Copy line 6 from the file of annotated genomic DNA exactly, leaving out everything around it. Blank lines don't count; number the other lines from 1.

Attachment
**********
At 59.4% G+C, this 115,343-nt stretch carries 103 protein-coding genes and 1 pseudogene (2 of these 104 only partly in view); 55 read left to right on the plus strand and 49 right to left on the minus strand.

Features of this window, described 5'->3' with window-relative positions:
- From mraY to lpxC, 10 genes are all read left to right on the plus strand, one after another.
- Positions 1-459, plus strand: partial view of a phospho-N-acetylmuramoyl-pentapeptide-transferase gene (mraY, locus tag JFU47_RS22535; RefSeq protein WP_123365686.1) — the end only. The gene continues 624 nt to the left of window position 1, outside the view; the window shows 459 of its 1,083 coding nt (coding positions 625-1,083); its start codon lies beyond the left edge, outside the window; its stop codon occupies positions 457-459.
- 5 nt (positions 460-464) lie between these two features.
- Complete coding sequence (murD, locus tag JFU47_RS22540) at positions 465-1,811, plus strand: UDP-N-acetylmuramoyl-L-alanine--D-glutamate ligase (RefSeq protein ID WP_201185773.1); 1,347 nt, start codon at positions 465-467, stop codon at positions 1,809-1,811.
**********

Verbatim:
- Complete coding sequence (murD, locus tag JFU47_RS22540) at positions 465-1,811, plus strand: UDP-N-acetylmuramoyl-L-alanine--D-glutamate ligase (RefSeq protein ID WP_201185773.1); 1,347 nt, start codon at positions 465-467, stop codon at positions 1,809-1,811.